Or shall I, as I almost did last night, merely wind down, let my furnace go cold through lack of fuel, and quietly switch off as Professor Einstein's marvelous exoskeleton—surely both blessing and curse!—draws night's veil over my eyes for the final time?
I am, as I have opined before, too old for this. I was a young man, barely in my twenties, when I voyaged to the Galápagos. Now I am approaching my ninety-second birthday, and only Einstein's technology keeps me moving and living. I should never have let Rubicon talk me into this foolish venture. But the Professor of Adventure can be a persuasive chap, and even if he hadn't plied me with brandy in the Empirical Geographic Club that cold January evening, I confess I would probably still have agreed to his madcap scheme. To think, a lost world where the dinosaurs still roam! The Cretaceous period, frozen in time, trapped in amber like the flies I found in the Galápagos! If I had one wish before dying, it would be to see my darling Emma again. How she would thrill to my stories. I do hope the children are taking good care of her.
Darwin closed the notebook and placed his pencil in the elasticized strap that held it together. They had salvaged little from the wreckage of the Beagle II, and had taken only what they could carry through the warren of labyrinthine tunnels that led from the stony beach to the interior of the extinct volcano that hid the lost world behind its soaring, jagged peaks. If they had known that a seaquake would cause a landslide that blocked their return to the shore they might have taken more supplies, or not ventured deep into the catacombs at all. But, as Darwin had already noted, Rubicon had a persuasive nature. The Professor of Adventure! The toast of London! And he had doomed them all.
Of the six survivors of the wreck, only Darwin and Rubicon remained. The majority of the crew of the Beagle II had been lost in the storm-tossed waves that crushed the ship as though it were merely a child's toy in an overfilled bathtub. Rubicon had grasped Darwin's collar and struck out for the dark shore with strong strokes. The morning that rose over the uncharted island had revealed the flotsam of the wreckage drifting toward the beach, and four others alive: two seamen, the first mate, and the cabin boy. One of the sailors had died beneath the landslide as they ran through the black tunnels to the salvation of the jungles within the caldera of this unnamed volcano. The first mate had been torn apart by two battling spinosauri as the dwindling party looked on in horror and amazement at their first sightings of the impossible lizards that still ruled this unknown corner of the Earth. The cabin boy had fallen to his death from the high crags, trying to climb toward the freedom he believed must be over the horizon. He called horribly for his mother all the way down to the far jungle below, where Rubicon later found his bones picked clean by predators. The final crewman had lasted until just the previous month, when hunger and madness possessed his brittle mind and he stripped naked and ran screaming into the towering flora, never to be seen again. His final, distant screams, choked by whichever beast had taken him in the shadows of the jungle, haunted Darwin still.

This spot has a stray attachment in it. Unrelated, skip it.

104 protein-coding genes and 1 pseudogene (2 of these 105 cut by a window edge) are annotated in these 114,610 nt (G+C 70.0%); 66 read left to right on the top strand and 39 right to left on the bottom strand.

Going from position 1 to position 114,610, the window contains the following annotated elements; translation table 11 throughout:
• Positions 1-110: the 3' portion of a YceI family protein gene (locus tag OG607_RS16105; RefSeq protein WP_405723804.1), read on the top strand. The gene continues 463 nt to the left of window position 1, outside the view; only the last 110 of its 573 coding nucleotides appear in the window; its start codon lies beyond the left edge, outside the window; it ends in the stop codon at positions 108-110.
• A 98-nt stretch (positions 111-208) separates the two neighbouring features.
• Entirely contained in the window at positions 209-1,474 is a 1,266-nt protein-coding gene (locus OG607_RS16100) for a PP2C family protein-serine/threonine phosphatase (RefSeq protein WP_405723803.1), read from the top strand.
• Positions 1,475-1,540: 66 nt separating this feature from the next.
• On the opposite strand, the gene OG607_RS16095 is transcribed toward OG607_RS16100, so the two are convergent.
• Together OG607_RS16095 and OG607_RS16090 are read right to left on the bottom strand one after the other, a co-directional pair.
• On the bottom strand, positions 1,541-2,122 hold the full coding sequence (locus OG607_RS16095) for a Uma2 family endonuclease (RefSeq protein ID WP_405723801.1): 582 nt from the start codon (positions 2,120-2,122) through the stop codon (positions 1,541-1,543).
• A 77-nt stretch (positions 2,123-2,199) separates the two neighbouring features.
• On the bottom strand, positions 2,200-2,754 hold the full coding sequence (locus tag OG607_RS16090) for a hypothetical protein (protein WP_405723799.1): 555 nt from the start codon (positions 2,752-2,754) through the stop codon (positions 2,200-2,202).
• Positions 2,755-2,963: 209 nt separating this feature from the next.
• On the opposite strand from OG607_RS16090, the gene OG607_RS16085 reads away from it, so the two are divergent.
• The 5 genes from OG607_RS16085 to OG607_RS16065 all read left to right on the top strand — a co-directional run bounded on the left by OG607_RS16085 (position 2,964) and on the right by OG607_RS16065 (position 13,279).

Rubicon approached the rock where Darwin sat in melancholy reflection, wiping himself dry with a piece of the first mate's old coat. The professor was fastidiously clean, even in this abandoned hell, and he washed every morning in the cascade of water that ran from subterranean sources into a waterfall thirty feet below the lip of the cave. Rubicon was convinced that the salt waterfall must come from the outside sea, and he had formulated plans to follow the underground river through the impassable cliffs. But Darwin was not up to the journey and besides, Rubicon had not yet worked out how to pass through the raging torrent without drowning. Darwin wondered how long it would be before Rubicon abandoned him and sought freedom alone.
As Rubicon buttoned up the thick black cotton jumpsuit he always wore on his adventures and finger-combed his beard into a manageable style, picking out ticks and fleas and crushing them beneath his square fingernails, he nodded to the distant peaks.
"I think I shall go and light the beacons again today."
Darwin nodded. Rubicon had spent days climbing as high as he could at each compass point of the caldera, assembling piles of dampened wood that smoked blackly and, he hoped, would attract the attention of passing ships or dirigibles. Not that they had seen even a hint of an airship since their incarceration; this corner of the Pacific was Japanese waters, but it seemed even they didn't pass over at all. At first the survivors had been afraid of attracting the attention of the Edo regime, or the breakaway Californian Meiji, but now they did not care. To be rescued by anyone, even enemies of the British Empire, would be preferable to this. The government in London could at least try to parlay with the Japanese for their release, even if they were arrested on suspicion of spying; the dinosaurs would not enter into any kind of dialogue with Whitehall, Darwin thought wryly, even if the authorities knew where to find them.
"If you think it will do any good, Stanford," said Darwin.
"I do," said Rubicon. "When men like us give up hope, Charles, then the very Empire is lost. I shall be back before dark."
* * *